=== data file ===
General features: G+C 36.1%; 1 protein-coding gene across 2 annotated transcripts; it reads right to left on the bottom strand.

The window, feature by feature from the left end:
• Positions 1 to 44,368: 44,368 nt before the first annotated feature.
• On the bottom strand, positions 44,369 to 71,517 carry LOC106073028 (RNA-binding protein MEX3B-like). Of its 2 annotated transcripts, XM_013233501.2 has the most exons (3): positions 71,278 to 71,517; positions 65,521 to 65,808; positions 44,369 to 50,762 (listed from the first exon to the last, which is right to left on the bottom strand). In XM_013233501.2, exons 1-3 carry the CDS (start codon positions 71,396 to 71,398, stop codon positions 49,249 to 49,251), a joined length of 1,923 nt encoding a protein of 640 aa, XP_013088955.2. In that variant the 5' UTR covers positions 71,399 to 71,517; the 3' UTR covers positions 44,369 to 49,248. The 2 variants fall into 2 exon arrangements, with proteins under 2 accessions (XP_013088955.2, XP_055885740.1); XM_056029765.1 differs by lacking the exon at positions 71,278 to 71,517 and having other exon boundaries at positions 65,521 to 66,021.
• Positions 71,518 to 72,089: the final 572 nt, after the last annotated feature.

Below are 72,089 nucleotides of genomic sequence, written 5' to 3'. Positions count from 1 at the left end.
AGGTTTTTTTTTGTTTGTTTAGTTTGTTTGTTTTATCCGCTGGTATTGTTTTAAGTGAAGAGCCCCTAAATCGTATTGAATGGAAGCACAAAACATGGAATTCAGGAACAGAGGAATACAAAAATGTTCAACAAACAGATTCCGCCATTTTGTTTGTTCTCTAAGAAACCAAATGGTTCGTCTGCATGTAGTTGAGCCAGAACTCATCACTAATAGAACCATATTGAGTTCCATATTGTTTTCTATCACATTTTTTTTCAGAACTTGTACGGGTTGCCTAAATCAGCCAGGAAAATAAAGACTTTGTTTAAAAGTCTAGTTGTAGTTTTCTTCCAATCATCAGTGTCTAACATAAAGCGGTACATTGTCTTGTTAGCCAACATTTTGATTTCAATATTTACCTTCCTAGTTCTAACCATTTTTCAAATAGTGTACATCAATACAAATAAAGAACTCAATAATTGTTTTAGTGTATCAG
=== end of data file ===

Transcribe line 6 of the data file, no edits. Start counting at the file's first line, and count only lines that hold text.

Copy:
Below are 72,089 nucleotides of genomic sequence, written 5' to 3'. Positions count from 1 at the left end.